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Feb. 10 — The government didn't violate a man's reasonable expectation of privacy when it mounted a camera on a utility pole, pointed it at the man's home and let it run for 10 weeks without a warrant, the U.S. Court of Appeals for the Sixth Circuit ruled Feb. 8.
The decision is significant because it implies that there is no difference for purposes of a Fourth Amendment analysis between a nosy neighbor or utility worker briefly peeking into a person's yard and the government secretly mounting a camera from the same vantage point and shooting weeks of nonstop video without a warrant.
In an opinion by Judge John M. Rogers, the court upheld Rocky Joe Houston's conviction for being a felon in possession of a firearm, ruling that video footage showing him carrying and occasionally shooting a rifle and a shotgun on a rural farm was admissible even though the government didn't have a warrant during the 10 weeks of constant surveillance.
“There is no Fourth Amendment violation, because Houston had no reasonable expectation of privacy in video footage recorded by a camera that was located on top of a public utility pole and that captured the same views enjoyed by passersby on public roads,” the court said.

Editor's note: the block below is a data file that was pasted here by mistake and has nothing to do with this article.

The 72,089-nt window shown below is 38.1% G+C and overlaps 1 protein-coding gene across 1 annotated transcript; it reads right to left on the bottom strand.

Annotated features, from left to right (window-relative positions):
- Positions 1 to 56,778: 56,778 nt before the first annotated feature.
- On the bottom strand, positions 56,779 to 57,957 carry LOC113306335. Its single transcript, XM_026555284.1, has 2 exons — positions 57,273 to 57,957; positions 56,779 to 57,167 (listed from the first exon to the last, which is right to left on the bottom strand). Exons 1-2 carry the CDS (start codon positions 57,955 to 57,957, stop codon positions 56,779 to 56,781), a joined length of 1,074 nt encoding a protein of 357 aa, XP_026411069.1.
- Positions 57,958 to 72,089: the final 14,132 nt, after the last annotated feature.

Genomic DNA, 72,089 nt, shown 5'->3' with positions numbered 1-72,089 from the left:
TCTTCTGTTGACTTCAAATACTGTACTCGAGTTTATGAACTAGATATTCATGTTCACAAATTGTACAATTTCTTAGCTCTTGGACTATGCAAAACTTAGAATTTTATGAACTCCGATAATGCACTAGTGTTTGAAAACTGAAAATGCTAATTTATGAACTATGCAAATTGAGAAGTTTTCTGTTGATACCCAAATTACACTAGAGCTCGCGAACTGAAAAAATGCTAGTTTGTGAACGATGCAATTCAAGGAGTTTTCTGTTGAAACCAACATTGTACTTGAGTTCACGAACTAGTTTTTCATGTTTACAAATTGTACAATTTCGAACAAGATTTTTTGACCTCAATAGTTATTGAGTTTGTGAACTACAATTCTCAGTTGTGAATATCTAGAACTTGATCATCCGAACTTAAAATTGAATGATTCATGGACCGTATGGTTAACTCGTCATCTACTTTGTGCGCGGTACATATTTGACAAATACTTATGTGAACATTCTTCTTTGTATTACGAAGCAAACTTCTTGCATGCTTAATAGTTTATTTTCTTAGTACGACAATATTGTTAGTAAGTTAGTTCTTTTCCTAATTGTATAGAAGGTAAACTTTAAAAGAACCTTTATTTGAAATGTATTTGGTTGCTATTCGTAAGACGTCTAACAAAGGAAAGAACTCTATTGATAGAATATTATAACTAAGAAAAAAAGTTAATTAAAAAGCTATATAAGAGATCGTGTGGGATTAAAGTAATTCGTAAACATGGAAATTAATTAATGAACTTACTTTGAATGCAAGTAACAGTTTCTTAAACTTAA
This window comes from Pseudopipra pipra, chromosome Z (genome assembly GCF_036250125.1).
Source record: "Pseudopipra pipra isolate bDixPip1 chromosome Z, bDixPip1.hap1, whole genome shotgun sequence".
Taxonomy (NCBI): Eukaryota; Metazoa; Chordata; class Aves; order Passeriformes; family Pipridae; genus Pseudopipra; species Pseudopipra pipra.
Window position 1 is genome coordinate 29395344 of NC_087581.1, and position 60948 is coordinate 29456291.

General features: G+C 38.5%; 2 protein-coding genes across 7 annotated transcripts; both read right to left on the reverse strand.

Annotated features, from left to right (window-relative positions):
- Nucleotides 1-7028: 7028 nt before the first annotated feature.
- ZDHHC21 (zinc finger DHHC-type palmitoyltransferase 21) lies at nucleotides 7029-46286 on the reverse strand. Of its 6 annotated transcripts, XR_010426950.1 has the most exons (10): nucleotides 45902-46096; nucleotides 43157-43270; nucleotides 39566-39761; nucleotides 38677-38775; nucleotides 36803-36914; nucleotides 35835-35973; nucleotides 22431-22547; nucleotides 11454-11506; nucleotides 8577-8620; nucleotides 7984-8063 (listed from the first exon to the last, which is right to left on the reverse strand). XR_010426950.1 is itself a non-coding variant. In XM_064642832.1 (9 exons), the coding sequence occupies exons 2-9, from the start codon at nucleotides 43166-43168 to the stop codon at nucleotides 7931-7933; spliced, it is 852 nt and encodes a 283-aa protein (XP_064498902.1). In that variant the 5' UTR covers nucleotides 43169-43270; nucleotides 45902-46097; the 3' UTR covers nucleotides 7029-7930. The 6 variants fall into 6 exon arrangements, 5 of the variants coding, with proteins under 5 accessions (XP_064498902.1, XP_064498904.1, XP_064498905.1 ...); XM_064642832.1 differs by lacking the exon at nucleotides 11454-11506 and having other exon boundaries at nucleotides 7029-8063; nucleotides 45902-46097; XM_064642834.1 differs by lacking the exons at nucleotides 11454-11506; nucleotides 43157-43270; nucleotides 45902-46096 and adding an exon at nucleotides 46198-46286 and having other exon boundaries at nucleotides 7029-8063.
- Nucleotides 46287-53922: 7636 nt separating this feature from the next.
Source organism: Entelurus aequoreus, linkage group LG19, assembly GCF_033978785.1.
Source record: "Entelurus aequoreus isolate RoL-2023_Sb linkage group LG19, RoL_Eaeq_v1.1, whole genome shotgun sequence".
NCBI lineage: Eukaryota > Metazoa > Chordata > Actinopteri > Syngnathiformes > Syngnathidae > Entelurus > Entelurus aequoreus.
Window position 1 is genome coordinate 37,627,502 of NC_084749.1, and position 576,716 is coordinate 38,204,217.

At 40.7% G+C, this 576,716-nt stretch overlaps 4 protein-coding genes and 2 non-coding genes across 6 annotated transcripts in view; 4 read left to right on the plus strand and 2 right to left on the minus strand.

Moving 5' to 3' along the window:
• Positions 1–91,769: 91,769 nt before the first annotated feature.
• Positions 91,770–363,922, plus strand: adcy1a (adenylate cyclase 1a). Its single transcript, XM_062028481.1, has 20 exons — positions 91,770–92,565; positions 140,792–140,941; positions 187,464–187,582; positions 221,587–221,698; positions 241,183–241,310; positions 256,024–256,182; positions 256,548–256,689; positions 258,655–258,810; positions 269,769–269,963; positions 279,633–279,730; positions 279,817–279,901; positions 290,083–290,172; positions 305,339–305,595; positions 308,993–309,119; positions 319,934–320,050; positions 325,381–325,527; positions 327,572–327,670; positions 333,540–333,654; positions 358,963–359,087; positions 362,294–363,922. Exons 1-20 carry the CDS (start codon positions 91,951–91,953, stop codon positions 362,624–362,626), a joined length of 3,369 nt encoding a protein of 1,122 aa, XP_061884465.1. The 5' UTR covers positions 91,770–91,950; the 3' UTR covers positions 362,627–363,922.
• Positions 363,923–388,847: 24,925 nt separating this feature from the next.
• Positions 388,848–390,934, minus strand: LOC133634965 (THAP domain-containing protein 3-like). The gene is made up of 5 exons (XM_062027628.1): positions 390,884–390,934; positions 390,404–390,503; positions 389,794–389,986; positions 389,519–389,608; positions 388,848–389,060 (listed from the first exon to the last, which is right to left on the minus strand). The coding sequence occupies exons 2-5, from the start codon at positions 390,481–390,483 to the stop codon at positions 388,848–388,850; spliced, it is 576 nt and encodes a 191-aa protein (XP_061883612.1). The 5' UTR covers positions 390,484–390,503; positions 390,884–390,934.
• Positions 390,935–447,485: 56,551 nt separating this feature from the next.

The court rejected Houston's argument that this was distinguishable from the typical “public view” cases because it would have been impractical, if not impossible, for a government agent to disguise himself as a construction worker and sit atop the pole for weeks.
Even if it wasn't practical for the agents to conduct in-person surveillance for the full 10 weeks, the court said, “it is only the possibility that a member of the public may observe activity from a public vantage point—not the actual practicability of law enforcement's doing so without technology—that is relevant for Fourth Amendment purposes.”
Judge Bernice B. Donald joined the opinion. Judge Thomas M. Rose, sitting by designation from the Southern District of Ohio, filed a concurrence, agreeing with the result based on harmless error but expressing misgivings about the breadth of the majority opinion regarding warrantless video surveillance.
The implication that the practicality of posting a live person at the public vantage point may not be relevant is worrisome, Rose wrote, because it dodges the ordinary checks that constrain abusive law enforcement practices: Limited police resources and community antipathy.
Rose also noted that 10 weeks of round-the-clock video surveillance of a person's house triggers unique privacy concerns because the information could reveal detailed information about the target's familial, political, professional, religious and sexual associations.
The Jaeger Firm PLLC, Erlanger, Ky., represented Houston. The U.S. Attorney's Office, Knoxville, Tenn., represented the government.
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